City building permit values decline in 2008
Welcome to the recession.
The city of Detroit Lakes reports that building permits dropped dramatically from 2007 to 2008 for both housing and commercial projects.
In 2007, building permits for single residential buildings were valued at an all-time high of $9.6 million. In 2008, that number decreased to $5.5 million.
The biggest difference can be seen in the new commercial building numbers.
In 2007, new commercial value came in at $13.6 million. In 2008, that dropped substantially to $725,600 -- the lowest amount in the last 10 years.
Lucky Dog Training and Boarding, Dakota Kid and a Bristlin storage building were three of the projects included in that value for 2007.
Commercial repair and additions has also taken a major hit -- going from $20 million in 2007 to just $3.8 million in 2008. That's the lowest since 1998, which saw $3.1 million.
But to keep things in perspective, City Building Inspector Cal Mayfield said the numbers in 2007 were exceptionally high because of three substantial addition projects going on that year -- the Becker County Courthouse, Emmanuel Community and St. Mary's Innovis Health.
Other permit areas dropped as well, except, oddly enough, storage sheds, which doubled from 2007.
And while the value of residential permits decreased, the number of homes didn't. That number was actually the same or higher than in the past, but Mayfield said people are building less expensive houses.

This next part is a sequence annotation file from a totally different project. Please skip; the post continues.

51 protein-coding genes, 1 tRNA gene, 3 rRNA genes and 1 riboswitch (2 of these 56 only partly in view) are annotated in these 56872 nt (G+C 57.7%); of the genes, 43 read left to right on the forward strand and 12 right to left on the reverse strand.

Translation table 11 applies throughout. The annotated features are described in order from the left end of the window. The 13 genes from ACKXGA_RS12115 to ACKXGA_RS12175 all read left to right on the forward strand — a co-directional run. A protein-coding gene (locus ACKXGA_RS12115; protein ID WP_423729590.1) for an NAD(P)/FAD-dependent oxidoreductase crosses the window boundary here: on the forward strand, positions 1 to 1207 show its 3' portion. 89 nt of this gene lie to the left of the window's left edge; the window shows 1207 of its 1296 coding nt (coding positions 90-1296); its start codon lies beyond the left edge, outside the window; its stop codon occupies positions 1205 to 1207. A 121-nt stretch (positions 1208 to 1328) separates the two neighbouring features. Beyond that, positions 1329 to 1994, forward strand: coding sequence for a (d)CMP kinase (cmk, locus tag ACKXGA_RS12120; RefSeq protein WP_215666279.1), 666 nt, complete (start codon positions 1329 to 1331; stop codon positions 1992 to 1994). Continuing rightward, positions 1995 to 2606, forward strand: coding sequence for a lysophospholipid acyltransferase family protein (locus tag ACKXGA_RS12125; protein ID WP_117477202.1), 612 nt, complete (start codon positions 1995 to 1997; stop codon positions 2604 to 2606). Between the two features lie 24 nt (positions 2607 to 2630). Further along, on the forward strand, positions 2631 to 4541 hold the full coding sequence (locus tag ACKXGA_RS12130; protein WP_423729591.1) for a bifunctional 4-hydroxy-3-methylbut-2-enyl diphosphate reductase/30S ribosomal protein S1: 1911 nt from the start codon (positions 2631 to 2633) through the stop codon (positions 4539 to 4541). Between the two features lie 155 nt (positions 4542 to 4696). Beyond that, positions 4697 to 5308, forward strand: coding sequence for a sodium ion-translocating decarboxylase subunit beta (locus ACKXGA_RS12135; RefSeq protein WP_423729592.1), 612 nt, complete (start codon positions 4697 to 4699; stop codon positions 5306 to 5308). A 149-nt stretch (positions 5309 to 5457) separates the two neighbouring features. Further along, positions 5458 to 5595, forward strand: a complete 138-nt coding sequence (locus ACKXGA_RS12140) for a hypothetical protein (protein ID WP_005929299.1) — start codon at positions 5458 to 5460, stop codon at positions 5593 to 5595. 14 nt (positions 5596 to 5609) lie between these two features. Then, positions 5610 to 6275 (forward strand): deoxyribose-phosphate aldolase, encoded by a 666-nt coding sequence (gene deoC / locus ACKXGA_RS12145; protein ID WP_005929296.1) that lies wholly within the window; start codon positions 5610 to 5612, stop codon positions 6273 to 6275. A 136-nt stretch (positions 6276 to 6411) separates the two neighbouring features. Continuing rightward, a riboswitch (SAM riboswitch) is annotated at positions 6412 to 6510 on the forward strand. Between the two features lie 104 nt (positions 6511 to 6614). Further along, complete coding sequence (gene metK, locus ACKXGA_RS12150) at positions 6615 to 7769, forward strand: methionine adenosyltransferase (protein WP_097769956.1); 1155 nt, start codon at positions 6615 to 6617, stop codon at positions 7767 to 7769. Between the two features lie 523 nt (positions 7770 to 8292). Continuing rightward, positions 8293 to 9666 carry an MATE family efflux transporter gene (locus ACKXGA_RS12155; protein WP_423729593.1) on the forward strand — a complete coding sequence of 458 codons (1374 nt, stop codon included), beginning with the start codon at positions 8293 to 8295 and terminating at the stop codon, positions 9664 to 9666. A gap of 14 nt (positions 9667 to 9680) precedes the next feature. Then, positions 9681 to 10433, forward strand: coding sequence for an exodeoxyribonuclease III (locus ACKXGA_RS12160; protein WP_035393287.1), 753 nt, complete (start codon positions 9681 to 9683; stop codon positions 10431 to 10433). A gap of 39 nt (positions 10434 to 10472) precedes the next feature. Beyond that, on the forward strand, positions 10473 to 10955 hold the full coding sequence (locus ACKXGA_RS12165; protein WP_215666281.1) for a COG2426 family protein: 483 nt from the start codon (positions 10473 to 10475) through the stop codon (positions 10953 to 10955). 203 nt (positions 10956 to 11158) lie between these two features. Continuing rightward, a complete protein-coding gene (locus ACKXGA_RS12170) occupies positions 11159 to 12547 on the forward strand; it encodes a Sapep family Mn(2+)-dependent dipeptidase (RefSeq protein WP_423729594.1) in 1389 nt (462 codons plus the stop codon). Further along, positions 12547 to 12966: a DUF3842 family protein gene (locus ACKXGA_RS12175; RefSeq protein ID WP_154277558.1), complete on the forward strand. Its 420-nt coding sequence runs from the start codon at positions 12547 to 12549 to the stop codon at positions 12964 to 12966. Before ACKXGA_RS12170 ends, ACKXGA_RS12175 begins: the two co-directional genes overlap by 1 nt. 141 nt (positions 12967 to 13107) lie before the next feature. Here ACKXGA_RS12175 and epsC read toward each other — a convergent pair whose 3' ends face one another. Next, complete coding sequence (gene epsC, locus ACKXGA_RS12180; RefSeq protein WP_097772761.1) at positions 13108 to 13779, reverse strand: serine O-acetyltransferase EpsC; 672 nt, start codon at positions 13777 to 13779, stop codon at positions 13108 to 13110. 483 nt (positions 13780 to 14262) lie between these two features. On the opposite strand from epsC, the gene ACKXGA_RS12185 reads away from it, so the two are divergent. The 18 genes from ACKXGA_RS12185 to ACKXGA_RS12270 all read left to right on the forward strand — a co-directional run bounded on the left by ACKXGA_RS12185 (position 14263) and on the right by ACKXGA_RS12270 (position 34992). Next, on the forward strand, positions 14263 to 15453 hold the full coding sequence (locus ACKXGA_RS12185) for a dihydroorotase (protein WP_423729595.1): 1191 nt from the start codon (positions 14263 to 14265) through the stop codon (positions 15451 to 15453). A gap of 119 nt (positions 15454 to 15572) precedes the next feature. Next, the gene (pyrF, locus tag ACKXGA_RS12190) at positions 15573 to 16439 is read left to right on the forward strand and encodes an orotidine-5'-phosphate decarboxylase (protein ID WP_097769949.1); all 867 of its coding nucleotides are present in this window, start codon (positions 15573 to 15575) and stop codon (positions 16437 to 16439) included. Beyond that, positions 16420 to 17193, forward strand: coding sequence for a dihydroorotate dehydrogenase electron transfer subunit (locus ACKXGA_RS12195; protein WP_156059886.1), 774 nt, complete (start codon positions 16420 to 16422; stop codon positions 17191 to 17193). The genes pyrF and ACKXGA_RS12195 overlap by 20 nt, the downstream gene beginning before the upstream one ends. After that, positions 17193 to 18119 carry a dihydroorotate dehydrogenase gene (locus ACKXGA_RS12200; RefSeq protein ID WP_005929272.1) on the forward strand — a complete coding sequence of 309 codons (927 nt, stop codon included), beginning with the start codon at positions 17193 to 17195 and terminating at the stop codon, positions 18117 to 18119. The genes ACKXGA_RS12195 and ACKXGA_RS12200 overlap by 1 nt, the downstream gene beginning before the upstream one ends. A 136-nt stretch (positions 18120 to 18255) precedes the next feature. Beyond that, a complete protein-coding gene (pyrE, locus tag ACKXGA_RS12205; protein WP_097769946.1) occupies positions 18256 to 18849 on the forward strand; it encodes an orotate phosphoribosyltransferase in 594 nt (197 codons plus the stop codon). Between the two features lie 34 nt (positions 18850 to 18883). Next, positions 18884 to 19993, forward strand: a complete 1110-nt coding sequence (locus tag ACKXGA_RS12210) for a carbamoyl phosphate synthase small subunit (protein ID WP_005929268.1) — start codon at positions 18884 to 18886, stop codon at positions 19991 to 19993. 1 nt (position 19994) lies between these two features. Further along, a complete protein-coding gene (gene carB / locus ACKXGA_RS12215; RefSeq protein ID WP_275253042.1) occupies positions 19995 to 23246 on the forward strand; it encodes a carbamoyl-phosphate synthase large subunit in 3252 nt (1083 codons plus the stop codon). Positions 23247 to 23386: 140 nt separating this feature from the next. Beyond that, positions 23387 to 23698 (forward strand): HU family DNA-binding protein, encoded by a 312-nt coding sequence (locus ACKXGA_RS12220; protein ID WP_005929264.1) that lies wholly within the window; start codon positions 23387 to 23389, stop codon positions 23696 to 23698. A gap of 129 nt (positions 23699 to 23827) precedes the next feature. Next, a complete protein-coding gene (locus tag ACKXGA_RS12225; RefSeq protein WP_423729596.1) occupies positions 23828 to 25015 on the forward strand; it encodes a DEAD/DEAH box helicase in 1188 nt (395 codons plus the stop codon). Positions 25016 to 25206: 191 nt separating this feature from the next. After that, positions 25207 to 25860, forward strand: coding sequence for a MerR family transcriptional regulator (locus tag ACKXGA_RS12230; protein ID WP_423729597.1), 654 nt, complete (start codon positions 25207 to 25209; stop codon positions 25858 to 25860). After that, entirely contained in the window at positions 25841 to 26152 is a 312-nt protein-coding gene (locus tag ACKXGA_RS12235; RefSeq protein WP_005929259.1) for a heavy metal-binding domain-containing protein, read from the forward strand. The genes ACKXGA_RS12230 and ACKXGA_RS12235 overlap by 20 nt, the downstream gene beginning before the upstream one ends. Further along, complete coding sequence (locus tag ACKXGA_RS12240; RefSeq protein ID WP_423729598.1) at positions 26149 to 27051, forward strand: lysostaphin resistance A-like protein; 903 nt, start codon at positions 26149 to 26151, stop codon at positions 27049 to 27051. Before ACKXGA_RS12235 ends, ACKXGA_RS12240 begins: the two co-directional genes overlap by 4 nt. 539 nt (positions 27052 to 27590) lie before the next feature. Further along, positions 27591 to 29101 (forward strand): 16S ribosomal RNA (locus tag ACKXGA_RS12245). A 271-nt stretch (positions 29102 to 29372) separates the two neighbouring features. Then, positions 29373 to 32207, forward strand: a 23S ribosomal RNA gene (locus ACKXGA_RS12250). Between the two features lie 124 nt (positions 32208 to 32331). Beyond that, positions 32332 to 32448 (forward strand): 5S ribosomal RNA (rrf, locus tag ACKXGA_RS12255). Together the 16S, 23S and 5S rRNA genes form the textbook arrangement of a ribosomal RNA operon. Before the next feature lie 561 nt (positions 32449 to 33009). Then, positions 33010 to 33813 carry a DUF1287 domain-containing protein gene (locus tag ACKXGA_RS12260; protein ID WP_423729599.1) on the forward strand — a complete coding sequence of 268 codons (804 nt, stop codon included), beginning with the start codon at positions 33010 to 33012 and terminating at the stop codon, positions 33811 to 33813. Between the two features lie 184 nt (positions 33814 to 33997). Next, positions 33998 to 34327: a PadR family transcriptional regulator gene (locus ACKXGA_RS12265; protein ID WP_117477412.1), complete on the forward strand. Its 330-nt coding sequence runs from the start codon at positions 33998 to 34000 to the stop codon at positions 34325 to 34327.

"It was the second highest year we've had for house permits, but in the past the houses have been from $250,000 to $350,000 and now they are $120,000 to $180,000," he said.
Over the last 10 years, single residential permits have fluctuated, but stayed within the range of $3 million in 2001 to $9.5 million in 2007.
In 1998, 2000, 2002 and 2003 that category hovered around the $4 million to $5 million mark.
In 2004, 2005 and 2007 the category was in the $8 million to $9 million range.
New commercial permit values ranged from a mere $1.7 million in 1998 to $13.6 million in 2007.
Except for a surge of $8 million in 1999 and $12.5 million in 2000, new commercial has been around $3 million to $5 million the remainder of the years.
Unfortunately, January 2009 doesn't seem to be looking up either.
"It's even getting worse," Mayfield said. "I'm having contractors coming in here, asking if people are looking for contractors or if there are jobs to bid on."
Mortgage rates could play a role also, he said. So-called "jumbo loans" for more expensive homes carry substantially higher rates.
"That's what I'm wondering, if the uncertainty or the difficulty of getting loans (contributes) because, like I said, the dollar amount dropped so much."